To Bee or Not to
Bee? That Is Really the Question
By Mystic Trish
a quote attributed to Albert Einstein that says.
bee disappears from the surface of the earth, man would have no more than four
years to live.” Well, there is no proof he actually said that but it may not be
far from the truth.
believe as a species we would survive but we would not thrive if the honeybee
disappeared. We would not have the plant and food diversity we take for granted
now. Most of our fruits and vegetables would disappear with the honeybees. Not
to mention flowers.
the honeybees dying and why does it matter to all of us? Many people don’t know
that honeybees are an important field worker in our agriculture industries.
Long before you see people working hard to pick our fruits and vegetables
honeybees have been busy pollinating those fields and orchards so there are
fruit and vegetables to be picked.
what would happen if we had no bees to do all that pollinating. Yes there are
other pollinators such as wasps, feral bees, bats, and some birds, but none do
as much pollinating as the hard-working humble little honeybee. Honeybees are
the most economically-valuable pollinators of agricultural crops worldwide. In
the U.S., bee pollination of agricultural crops is said to account for about
one-third of the U.S. diet.
Colony Collapse Disorder is a phenomenon that first became apparent among
commercial migratory beekeepers along the East Coast during the last few months
of 2006. CCD has now been reported nationally and internationally. Since it was
recognized in 2006, CCD has destroyed colonies at a rate of about 30 percent
per year, according to the U.S. Department of Agriculture. Many beekeepers
claim the die rates are much higher. Previously, losses were about 15 percent
per year from a variety of pests and diseases.
February 2007, large commercial migratory beekeepers in many states reported
heavy losses attributable to CCD. Reports of losses varied widely, ranging from
losses of 30-90% of their bee colonies. Some beekeepers feared loss of nearly
all of their colonies in some cases. Surviving colonies were reportedly
weakened and might no longer be viable to pollinate or produce honey.
the key indicators of CCD is when the adult population is suddenly gone without
accumulation of dead bees.
are not returning to a hive but are leaving behind their brood (young bees),
their queen, and maybe a small cluster of adults. Another indicator is the
return worker bees that are convulsing and dying just outside the hives. This
was reported as recently as March 12, 2011.
who were working for the United Nations Environment Programme
(UNEP) reported that the collapse of honeybee colonies is becoming a worldwide
phenomenon and will continue unless humans work to restore habitats for bees.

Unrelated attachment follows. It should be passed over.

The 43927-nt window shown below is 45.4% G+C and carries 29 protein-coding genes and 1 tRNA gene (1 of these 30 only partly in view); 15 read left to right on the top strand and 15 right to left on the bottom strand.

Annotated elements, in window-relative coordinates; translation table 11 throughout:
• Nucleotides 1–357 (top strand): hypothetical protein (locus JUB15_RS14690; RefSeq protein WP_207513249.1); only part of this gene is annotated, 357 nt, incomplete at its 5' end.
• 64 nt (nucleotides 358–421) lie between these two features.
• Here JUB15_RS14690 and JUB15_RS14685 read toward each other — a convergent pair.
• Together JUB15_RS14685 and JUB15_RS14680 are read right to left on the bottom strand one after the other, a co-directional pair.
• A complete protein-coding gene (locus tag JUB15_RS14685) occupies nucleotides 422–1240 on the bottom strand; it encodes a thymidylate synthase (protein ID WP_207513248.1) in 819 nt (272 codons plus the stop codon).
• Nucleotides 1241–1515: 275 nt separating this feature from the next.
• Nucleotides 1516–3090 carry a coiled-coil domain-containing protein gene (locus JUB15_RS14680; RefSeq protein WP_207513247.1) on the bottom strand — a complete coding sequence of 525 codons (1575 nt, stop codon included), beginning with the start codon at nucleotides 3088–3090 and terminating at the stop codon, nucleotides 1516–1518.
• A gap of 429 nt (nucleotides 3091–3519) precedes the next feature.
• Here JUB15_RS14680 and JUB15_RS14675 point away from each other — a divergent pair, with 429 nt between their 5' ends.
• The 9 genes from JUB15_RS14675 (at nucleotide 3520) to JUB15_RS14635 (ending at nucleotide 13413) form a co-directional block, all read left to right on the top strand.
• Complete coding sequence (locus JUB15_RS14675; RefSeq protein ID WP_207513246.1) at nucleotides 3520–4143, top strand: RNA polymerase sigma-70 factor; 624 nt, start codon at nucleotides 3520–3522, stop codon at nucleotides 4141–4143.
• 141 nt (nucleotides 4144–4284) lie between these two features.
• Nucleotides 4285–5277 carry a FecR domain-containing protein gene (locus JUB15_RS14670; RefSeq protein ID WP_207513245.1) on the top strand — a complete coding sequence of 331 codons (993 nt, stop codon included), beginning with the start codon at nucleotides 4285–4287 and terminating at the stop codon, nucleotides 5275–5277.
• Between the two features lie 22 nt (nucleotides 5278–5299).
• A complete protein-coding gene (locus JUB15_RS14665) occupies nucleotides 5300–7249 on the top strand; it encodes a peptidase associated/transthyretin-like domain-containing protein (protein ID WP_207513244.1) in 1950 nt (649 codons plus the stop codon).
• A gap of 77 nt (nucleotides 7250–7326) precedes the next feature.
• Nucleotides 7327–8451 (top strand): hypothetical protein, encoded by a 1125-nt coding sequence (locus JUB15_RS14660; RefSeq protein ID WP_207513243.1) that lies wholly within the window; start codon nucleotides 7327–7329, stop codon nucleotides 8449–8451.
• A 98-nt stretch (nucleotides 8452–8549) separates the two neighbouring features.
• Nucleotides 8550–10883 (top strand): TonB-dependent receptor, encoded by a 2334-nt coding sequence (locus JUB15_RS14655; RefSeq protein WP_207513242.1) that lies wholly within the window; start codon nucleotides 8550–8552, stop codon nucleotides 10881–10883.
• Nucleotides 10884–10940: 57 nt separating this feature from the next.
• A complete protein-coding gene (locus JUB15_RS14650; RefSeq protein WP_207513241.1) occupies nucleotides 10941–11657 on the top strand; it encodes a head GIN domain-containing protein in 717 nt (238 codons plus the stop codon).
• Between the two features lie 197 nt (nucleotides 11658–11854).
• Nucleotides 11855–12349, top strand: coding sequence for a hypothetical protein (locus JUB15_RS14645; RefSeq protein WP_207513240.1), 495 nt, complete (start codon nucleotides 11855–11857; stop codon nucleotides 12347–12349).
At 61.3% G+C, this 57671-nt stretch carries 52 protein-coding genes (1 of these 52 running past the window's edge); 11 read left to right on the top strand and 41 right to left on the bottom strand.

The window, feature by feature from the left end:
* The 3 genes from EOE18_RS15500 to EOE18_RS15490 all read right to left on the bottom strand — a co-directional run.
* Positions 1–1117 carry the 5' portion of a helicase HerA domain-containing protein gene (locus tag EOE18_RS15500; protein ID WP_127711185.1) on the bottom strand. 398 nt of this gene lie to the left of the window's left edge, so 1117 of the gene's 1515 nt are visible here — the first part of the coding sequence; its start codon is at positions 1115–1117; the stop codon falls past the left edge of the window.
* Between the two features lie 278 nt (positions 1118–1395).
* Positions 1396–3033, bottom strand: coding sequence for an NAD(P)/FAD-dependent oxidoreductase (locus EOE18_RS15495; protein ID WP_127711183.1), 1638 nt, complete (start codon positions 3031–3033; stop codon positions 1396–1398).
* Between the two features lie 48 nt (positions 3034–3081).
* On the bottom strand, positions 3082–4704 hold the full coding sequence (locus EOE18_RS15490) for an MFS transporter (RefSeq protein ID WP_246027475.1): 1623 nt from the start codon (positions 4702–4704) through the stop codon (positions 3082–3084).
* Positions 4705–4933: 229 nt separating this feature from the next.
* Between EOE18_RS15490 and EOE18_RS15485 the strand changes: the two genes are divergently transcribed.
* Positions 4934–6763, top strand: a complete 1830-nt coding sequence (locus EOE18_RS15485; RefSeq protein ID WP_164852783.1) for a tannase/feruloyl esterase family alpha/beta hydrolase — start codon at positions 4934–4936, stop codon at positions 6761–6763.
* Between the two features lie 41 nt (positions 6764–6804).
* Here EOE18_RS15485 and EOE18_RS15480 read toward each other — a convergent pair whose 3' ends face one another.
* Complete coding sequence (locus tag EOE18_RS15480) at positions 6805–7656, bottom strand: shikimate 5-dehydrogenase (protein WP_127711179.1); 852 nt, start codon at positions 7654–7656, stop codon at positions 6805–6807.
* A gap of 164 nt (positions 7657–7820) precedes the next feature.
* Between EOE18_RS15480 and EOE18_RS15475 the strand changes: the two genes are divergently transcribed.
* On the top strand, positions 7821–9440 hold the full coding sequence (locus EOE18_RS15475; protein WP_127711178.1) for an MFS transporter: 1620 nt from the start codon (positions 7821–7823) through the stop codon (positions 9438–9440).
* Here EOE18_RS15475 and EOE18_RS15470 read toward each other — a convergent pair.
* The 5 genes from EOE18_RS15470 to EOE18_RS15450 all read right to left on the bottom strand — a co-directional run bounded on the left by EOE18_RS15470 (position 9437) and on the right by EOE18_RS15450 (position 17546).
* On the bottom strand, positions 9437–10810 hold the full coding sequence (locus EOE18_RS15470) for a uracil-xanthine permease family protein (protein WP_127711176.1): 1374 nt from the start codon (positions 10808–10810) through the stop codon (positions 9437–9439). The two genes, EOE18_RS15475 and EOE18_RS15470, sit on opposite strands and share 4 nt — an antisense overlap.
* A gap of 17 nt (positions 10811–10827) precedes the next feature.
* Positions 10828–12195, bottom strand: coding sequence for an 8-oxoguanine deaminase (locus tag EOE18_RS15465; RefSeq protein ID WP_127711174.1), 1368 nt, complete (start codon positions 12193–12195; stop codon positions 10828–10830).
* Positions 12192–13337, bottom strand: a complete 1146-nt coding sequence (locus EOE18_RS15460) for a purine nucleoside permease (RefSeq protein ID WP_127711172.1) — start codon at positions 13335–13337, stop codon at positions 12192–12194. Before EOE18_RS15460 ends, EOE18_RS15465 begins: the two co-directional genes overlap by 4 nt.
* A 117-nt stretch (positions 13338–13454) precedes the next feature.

Because insects are so necess-ary for pollinating
crops, the report calls for profound changes in how humans manage the planet.
The world’s growing population means that more bees are needed to pollinate the
crops needed to feed more people.
to the U.N. report, of the 100 crop species that supply 90 percent of the
world’s food, bees pollinate more than 70 percent. Noting that humans seem to
believe that they can operate independent of nature through technological
innovations, Achim Steiner, the executive director of
the UNEP said, “Bees underline the reality that we are more, not less dependent
on nature’s services in a world of 7 billion people.”
fault Bayer, a German Agrochemical Company in bee die-off — this is the same
drug company that brings you Bayer aspirin.
manufactures the pesticide called clothianidin which
is a neonicotinoid insecticide actually banned in
Germany as well as France, Italy and Slovenia. These countries fear clothianidin because it’s designed to be absorbed by plant
tissue and then released in pollen and nectar in order to kill pests. It is
also dangerous to pollen and nectar- eating bees that are critical to plants’
Clothianidin was introduced to U.S. markets shortly before
the honeybee collapse, according to Environmental Protection Agency documents
leaked by a Colorado beekeeper. Over the concerns of its own scientists, they
continues to approve controversial pesticide. Beekeepers and activists have
asked the EPA to reverse their insecticide approval.
their introduction in the 1990s, they have exploded in popularity among farmers
and in products for home gardeners. Today, 90 percent of seed corn is coated
with the pesticide before planting. Further, the chemicals are the active
ingredients in hundreds of backyard products.
you do about this very real threat to our food supply? First, throw out all
fertilizer that is not organic. If it says systemic on the label, toss it. If
you don’t take care of your own yard work, ask the people who do to use organic
fertilizer. Second, contact the EPA and complain. -Third, contact Bayer and
will all have a very silent spring some time soon.
Howe is a born intuitive who started psychic training at age 15. She has over
30 years’ experience in Intuitive Counseling, Crystal Healing, Tarot, Mediumship, and Clairvoyance. Contact her at